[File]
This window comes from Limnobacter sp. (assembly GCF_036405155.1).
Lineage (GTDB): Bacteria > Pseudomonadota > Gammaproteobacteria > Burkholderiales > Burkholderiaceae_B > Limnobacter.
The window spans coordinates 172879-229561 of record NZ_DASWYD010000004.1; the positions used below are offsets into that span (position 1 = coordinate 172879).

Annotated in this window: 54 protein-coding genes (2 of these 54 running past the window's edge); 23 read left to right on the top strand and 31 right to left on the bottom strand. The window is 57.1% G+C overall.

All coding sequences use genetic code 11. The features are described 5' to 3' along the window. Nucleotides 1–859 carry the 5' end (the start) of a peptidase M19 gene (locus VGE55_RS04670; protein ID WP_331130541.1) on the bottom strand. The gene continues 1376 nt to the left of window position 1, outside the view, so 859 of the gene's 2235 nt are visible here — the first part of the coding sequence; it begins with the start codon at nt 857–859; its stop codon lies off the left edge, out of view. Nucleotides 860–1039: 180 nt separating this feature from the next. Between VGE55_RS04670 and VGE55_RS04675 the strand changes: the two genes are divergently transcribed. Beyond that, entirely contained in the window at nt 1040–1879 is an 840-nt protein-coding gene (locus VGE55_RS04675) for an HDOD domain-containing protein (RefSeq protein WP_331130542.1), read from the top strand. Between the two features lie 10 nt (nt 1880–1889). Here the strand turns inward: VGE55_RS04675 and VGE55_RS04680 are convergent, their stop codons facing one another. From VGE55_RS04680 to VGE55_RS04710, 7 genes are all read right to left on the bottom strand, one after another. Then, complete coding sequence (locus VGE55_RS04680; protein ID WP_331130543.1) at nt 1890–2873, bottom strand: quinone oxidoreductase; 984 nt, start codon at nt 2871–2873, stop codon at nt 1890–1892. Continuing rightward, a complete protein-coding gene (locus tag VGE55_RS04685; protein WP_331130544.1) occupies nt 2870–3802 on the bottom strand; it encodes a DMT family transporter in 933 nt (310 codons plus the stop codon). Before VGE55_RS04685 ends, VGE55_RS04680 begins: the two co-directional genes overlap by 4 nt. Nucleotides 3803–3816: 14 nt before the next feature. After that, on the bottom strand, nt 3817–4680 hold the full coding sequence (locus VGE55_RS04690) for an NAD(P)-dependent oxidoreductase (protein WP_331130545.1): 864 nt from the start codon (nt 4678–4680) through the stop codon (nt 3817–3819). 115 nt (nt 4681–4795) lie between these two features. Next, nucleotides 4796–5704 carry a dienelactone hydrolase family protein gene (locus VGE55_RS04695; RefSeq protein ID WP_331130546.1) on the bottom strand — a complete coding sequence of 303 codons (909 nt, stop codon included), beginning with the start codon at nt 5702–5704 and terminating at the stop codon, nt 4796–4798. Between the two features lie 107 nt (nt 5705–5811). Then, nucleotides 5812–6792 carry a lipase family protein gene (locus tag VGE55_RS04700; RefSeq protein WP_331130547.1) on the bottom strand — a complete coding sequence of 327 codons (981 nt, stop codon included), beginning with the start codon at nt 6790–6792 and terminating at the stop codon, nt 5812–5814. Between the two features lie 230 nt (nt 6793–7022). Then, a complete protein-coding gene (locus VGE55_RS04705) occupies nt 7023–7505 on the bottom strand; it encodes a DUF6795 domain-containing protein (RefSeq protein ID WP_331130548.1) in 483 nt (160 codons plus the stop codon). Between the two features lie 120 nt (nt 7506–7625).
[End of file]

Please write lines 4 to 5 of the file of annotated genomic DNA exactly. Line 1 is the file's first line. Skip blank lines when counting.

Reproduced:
Annotated in this window: 54 protein-coding genes (2 of these 54 running past the window's edge); 23 read left to right on the top strand and 31 right to left on the bottom strand. The window is 57.1% G+C overall.

All coding sequences use genetic code 11. The features are described 5' to 3' along the window. Nucleotides 1–859 carry the 5' end (the start) of a peptidase M19 gene (locus VGE55_RS04670; protein ID WP_331130541.1) on the bottom strand. The gene continues 1376 nt to the left of window position 1, outside the view, so 859 of the gene's 2235 nt are visible here — the first part of the coding sequence; it begins with the start codon at nt 857–859; its stop codon lies off the left edge, out of view. Nucleotides 860–1039: 180 nt separating this feature from the next. Between VGE55_RS04670 and VGE55_RS04675 the strand changes: the two genes are divergently transcribed. Beyond that, entirely contained in the window at nt 1040–1879 is an 840-nt protein-coding gene (locus VGE55_RS04675) for an HDOD domain-containing protein (RefSeq protein WP_331130542.1), read from the top strand. Between the two features lie 10 nt (nt 1880–1889). Here the strand turns inward: VGE55_RS04675 and VGE55_RS04680 are convergent, their stop codons facing one another. From VGE55_RS04680 to VGE55_RS04710, 7 genes are all read right to left on the bottom strand, one after another. Then, complete coding sequence (locus VGE55_RS04680; protein ID WP_331130543.1) at nt 1890–2873, bottom strand: quinone oxidoreductase; 984 nt, start codon at nt 2871–2873, stop codon at nt 1890–1892. Continuing rightward, a complete protein-coding gene (locus tag VGE55_RS04685; protein WP_331130544.1) occupies nt 2870–3802 on the bottom strand; it encodes a DMT family transporter in 933 nt (310 codons plus the stop codon). Before VGE55_RS04685 ends, VGE55_RS04680 begins: the two co-directional genes overlap by 4 nt. Nucleotides 3803–3816: 14 nt before the next feature. After that, on the bottom strand, nt 3817–4680 hold the full coding sequence (locus VGE55_RS04690) for an NAD(P)-dependent oxidoreductase (protein WP_331130545.1): 864 nt from the start codon (nt 4678–4680) through the stop codon (nt 3817–3819). 115 nt (nt 4681–4795) lie between these two features. Next, nucleotides 4796–5704 carry a dienelactone hydrolase family protein gene (locus VGE55_RS04695; RefSeq protein ID WP_331130546.1) on the bottom strand — a complete coding sequence of 303 codons (909 nt, stop codon included), beginning with the start codon at nt 5702–5704 and terminating at the stop codon, nt 4796–4798. Between the two features lie 107 nt (nt 5705–5811). Then, nucleotides 5812–6792 carry a lipase family protein gene (locus tag VGE55_RS04700; RefSeq protein WP_331130547.1) on the bottom strand — a complete coding sequence of 327 codons (981 nt, stop codon included), beginning with the start codon at nt 6790–6792 and terminating at the stop codon, nt 5812–5814. Between the two features lie 230 nt (nt 6793–7022). Then, a complete protein-coding gene (locus VGE55_RS04705) occupies nt 7023–7505 on the bottom strand; it encodes a DUF6795 domain-containing protein (RefSeq protein ID WP_331130548.1) in 483 nt (160 codons plus the stop codon). Between the two features lie 120 nt (nt 7506–7625).